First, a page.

Laws strictly regulating school sales of junk food and sugary drinks may actually be helping to slow childhood obesity, according to a national study. The study seems to offer the first evidence such efforts could pay off to combat the growing epidemic especially in the Latino community. According to the organization, Leadership for Healthy Communities, 38.2 percent of Hispanic children aged 2-19 are overweight. “That is the statistic that should be our wake-up call,” said Jennifer Ng’andu, Deputy Director of the National Council of La Raza’s health policy project.
August 8, 2012 3:12 pm
Parents-to-be may be able to have their unborn child screened for homosexuality within a matter of a few years, according to a visiting American expert in bioethics. Professor Robert Klitzman of Columbia University’s Centre for Bioethics has told TV ONE’s Close Up that genetic tests are now being developed to look for autism, alzheimers and various types of cancers. “We may find tests with homosexuality for instance,” he said.
July 31, 2012 4:50 pm
Brianna Warrhunter took her child to hospital in Trenton Wednesday after a daycare worker noticed an “unexplained rash,” the Trenton woman wrote in a complaint she sent to the Ontario Medical Association. Warrhunter said she told the doctor her daughter didn’t have immunizations as she and the father are “conscientious objectors” of immunizations. “Her tone turned from friendly to rude,” said Warrhunter, alleging the Trenton Memorial Hospital doctor promptly stopped the exam and left the room saying she could not help the girl.
July 31, 2012 4:31 pm
“Health professionals probably shouldn’t use terms like fat, chubby, overweight or obese,” said Geoff Ball, Ph.D., a researcher in the Department of Pediatrics at the University of Alberta. “Terms that are more neutral, less judgmental and less stigmatizing should be used. Most of the time families will want that sensitive type of language. And that’s what clinicians should want, too, because that’s what families want.”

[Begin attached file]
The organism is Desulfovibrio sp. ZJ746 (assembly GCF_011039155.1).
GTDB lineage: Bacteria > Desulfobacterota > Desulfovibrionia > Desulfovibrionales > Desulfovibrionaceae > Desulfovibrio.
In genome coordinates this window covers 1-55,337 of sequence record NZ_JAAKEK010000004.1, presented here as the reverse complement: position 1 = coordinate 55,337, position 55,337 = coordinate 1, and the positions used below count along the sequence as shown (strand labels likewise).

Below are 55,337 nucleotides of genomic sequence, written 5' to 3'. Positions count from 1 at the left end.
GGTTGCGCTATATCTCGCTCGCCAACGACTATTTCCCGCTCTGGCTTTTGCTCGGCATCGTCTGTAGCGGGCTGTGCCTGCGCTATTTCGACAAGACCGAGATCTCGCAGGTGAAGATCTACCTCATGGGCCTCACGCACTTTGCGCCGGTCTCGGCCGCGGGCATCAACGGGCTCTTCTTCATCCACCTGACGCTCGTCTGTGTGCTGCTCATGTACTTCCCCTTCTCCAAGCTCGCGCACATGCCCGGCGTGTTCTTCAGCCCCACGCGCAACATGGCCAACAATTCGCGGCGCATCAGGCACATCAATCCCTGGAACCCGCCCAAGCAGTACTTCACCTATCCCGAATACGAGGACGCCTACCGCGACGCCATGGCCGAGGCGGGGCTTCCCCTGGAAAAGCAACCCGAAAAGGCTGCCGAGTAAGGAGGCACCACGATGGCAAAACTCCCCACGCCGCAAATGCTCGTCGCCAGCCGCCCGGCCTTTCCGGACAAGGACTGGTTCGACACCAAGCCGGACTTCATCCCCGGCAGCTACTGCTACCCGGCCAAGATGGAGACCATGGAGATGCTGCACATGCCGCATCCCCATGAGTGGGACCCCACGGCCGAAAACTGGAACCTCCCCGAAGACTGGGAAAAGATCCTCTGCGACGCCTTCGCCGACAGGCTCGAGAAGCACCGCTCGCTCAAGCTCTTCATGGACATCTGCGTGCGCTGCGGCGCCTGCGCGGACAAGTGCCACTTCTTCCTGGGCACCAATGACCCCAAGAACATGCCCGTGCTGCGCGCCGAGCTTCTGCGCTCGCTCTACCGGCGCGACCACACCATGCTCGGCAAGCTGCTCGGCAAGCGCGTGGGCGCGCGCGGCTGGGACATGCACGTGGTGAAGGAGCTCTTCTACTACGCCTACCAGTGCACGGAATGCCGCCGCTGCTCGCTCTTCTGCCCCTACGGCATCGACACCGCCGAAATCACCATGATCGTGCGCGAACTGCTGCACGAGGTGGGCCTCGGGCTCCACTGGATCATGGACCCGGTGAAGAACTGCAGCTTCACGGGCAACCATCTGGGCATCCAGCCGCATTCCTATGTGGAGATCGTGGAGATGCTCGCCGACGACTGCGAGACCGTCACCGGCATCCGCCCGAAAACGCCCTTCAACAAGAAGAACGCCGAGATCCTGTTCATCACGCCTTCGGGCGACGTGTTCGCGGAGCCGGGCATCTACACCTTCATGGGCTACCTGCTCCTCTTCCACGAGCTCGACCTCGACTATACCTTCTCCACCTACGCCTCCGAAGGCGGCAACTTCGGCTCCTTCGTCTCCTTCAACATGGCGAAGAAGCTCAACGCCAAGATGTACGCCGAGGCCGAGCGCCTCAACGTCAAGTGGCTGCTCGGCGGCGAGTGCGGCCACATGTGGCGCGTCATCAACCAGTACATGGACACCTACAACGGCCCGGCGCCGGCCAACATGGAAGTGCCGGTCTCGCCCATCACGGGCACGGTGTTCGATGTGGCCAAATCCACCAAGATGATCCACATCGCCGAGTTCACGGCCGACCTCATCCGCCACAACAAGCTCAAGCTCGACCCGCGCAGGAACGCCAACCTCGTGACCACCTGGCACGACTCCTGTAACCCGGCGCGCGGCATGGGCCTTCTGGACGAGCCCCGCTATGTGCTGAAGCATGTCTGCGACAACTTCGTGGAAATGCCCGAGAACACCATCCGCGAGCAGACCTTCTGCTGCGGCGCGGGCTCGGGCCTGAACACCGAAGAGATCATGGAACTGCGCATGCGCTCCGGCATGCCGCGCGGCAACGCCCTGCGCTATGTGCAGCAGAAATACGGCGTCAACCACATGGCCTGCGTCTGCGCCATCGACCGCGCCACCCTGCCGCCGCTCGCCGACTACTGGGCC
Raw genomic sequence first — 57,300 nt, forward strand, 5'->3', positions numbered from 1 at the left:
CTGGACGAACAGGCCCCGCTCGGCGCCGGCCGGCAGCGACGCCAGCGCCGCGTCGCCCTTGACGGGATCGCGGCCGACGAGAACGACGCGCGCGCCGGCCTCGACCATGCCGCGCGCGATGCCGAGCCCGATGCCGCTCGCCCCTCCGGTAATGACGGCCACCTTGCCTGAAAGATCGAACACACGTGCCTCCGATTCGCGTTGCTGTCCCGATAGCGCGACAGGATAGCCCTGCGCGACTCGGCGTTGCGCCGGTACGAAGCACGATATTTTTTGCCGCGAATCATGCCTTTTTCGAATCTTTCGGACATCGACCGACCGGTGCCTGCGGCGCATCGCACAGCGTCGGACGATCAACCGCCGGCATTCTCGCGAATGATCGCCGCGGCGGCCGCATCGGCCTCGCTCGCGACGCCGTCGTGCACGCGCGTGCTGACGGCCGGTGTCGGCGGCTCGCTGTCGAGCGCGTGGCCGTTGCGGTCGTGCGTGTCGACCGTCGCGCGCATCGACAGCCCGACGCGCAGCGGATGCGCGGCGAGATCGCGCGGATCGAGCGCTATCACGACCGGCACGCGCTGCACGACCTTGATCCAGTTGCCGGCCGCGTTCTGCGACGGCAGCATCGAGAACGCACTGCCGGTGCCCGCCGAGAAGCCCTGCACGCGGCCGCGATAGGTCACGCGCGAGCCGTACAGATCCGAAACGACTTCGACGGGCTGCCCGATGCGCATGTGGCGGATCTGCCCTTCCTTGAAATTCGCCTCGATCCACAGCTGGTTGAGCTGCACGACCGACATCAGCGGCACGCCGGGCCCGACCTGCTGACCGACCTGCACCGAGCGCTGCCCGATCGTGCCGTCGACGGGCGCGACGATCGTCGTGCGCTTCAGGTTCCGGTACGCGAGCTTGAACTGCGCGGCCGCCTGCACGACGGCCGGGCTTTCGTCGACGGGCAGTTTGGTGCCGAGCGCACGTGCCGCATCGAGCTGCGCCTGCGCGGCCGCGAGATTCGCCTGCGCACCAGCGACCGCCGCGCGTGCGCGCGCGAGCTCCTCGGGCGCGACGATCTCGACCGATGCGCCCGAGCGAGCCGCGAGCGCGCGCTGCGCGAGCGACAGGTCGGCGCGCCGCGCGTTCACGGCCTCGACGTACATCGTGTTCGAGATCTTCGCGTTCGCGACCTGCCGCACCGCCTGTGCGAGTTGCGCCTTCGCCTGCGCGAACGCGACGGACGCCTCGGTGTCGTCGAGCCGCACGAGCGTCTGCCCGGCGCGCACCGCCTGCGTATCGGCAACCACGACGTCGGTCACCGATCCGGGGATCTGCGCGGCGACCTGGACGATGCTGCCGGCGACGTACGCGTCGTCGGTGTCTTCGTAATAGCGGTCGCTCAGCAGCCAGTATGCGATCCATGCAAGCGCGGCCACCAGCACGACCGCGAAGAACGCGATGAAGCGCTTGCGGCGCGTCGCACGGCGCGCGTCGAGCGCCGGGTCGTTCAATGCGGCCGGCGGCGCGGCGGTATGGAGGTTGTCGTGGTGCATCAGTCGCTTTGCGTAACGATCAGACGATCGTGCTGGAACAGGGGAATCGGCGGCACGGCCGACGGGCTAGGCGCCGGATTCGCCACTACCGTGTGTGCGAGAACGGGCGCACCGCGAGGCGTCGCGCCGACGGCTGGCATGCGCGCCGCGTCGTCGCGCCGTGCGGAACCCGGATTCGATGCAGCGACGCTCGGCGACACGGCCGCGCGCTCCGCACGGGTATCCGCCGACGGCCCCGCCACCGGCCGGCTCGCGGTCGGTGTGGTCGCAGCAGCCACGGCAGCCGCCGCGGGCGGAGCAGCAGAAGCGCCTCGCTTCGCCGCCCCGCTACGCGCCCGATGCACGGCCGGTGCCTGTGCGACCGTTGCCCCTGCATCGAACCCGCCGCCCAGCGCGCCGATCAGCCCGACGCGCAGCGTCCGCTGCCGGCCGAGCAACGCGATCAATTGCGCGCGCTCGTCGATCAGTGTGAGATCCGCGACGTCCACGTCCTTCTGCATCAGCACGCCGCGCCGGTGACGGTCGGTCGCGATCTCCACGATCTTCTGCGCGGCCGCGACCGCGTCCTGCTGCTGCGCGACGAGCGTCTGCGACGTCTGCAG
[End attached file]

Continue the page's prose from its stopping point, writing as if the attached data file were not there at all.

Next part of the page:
July 31, 2012 4:15 pm
What you may not know is that a scary number of these diseases are at epidemic levels in the United States. Whooping cough, an illness that many Americans over 30 thought had disappeared, is at the highest rate among children in the US in fifty years. At least 18,000 cases have been reported in 2012, more than twice as many cases as there were at this time last year. Nine infants have died from whooping cough this year. In addition, an estimated 214 children contracted measles last year in the US, the largest outbreak of a nasty infectious disease in 15 years.
July 26, 2012 4:20 pm
As the debate over the medical ethics of circumcision rages in Germany, some have argued that the practice provides health benefits. But many in the medical community disagree. Circumcision is not in the best interest of boys who undergo the procedure.
June 28, 2012 8:13 pm
A new documentary exploring the ethical implications of sperm donation is creating a buzz among religious audiences. “Anonymous Father’s Day” delves into bioethics from the perspective of donor-conceived children who grow up not knowing their biological fathers. The film gives fodder to opponents of assisted reproductive technology, who argue the fertility “industry” has led to psychologically scarred children and the “commodification” of human life.
June 21, 2012 1:12 pm
Public health advocates on Wednesday accused the drug company Merck of improperly marketing an over-the-counter allergy medicine directly to children using animated characters from the movie “Madagascar 3: Europe’s Most Wanted.”